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How much sewer backup insurance coverage should I have?

Water is great when it’s in a swimming pool a lake or in a nice tall glass filled with ice. But water isn’t so nice when it’s sitting in your basement, mixed with dirt, debris and refuse. That’s an expensive situation that must be handled quickly.

Many homeowners have been victims of sewer backup accidents. It’s a big mess to clean up and with so many basements being finished these days, it can be a huge expense too. Luckily, there are ways to protect your home and insurance if the worst should happen. Sewer backup coverage can be added to your home insurance policy. But how much coverage should you have?

What is sewer backup?

A sewer backup occurs when a drainage system overflows and sends water back through the pipes and into your home. This backup can happen for a number of reasons:

  • snowmelt
  • line blockage
  • torrential rainstorm
  • failed sump pump
  • failed backflow valve

A sewer backup can come from a variety of sources including a storm drain, sewer system and even a septic tank.

Unfortunately, sewer backup is rarely just clean water. It’s often dirty water and can even contain sewage. This is why cleanup can be so difficult!

How does sewer backup coverage work?

Sewer backup coverage covers damage caused by backup through your home’s drainage system. If the water in your basement is caused by sewer backup, you’ll be able to make a claim. Once the deductible is paid, your insurance company covers the rest of the cost to repair the damage and replace belongings that were destroyed – up to your policy limit.

That’s where the question of how much sewer backup coverage comes into play.

How much sewer backup coverage should I have?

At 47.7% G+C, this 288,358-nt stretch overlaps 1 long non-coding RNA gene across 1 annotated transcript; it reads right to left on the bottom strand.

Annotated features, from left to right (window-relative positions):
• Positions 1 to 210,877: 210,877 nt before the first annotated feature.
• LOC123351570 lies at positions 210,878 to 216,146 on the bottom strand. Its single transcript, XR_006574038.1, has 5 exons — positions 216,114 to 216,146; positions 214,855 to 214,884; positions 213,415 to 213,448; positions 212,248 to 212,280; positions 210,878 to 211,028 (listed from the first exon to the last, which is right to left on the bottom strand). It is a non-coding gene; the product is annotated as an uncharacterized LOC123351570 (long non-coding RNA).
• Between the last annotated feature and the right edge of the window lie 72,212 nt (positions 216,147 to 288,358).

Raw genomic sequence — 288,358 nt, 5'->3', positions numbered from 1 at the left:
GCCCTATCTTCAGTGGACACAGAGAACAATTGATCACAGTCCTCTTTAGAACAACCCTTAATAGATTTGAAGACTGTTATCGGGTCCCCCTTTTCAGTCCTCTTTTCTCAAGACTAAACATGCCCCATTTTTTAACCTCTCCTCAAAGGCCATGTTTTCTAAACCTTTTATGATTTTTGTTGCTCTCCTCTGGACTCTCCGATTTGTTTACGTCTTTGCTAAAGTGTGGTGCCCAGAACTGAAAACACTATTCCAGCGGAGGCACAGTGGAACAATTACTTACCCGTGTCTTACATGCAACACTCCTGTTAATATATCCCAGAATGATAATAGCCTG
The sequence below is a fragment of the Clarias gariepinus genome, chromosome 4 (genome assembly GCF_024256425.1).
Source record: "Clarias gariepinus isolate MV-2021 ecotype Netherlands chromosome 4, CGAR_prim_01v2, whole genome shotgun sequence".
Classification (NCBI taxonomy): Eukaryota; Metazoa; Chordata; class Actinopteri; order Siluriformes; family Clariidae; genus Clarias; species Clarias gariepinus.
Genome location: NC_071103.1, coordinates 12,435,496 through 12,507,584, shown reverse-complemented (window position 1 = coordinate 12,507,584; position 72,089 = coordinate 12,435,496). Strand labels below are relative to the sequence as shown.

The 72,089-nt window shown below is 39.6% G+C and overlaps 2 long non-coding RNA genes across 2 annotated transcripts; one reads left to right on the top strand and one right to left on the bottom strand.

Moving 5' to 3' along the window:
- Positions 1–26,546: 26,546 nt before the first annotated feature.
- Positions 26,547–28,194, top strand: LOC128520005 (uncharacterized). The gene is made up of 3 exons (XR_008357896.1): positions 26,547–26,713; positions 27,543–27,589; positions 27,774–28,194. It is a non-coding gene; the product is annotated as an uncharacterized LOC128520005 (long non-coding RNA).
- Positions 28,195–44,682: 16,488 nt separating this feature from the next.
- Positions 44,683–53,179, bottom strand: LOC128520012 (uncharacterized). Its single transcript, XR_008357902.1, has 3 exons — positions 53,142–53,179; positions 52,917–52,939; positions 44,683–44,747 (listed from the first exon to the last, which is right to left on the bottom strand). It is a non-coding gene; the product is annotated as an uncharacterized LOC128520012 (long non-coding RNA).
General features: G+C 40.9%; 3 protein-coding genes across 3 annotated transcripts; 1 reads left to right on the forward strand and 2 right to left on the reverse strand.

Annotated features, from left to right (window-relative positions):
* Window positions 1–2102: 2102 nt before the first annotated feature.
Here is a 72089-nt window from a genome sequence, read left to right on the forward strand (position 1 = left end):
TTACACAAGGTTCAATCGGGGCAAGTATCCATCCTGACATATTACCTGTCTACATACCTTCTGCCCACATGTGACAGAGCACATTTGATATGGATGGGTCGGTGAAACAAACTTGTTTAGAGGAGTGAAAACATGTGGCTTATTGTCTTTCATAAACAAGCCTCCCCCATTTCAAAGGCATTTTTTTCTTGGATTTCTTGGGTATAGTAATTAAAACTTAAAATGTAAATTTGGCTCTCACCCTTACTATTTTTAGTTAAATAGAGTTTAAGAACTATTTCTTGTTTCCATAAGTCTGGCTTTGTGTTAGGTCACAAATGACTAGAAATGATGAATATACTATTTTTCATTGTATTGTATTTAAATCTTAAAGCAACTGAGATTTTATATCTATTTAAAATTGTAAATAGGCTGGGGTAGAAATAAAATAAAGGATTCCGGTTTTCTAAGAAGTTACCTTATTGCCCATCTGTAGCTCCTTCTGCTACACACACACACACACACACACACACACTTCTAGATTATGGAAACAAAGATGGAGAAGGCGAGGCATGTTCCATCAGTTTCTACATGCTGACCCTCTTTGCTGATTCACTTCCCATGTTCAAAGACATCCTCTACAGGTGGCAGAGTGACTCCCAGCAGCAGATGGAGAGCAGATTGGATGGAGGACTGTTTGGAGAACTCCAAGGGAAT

Different insurance companies will offer different levels of coverage. Sometimes there is a separate deductible and limit for sewer backup (different than if another insured peril caused damage to your home).

We recommend the maximum amount of sewer backup coverage you can get to the extent you’re fully insured for a sewer backup event.

A simple method is to figure out how much it would cost you to replace everything in your basement. This not only includes your belongings and furniture, but also the flooring, drywall and other materials that could be destroyed by water. Don’t forget to leave yourself some wiggle room for the potential increased cost of labour and materials.

To calculate costs, you will need to factor:

  • Your location
  • The square footage of your basement
  • The portion (percentage or square footage) of your basement that’s finished, if any
  • An estimated cost to replace your belongings
  • An estimated cost to replace your upgrades  (assume an unfinished basement as a base line).

For example, for a 900 square foot, completely finished basement with $25,000 worth of personal belongings and $15,000 worth of upgrades the tool suggests just over $62,000 of coverage.

Sewer Backup Coverage Eligibility

While most home insurers now offer sewer backup coverage, there may be eligibility requirements. Some insurers will not sell this coverage to homeowners whose home has a history of seepage, groundwater issues, or flooding. If your home is located close to a river or lake you may also not be able to get coverage.

Talk to your broker about your eligibility for sewer backup coverage. They’ll be able tell you what your insurer offers and advise how much sewer backup coverage you need.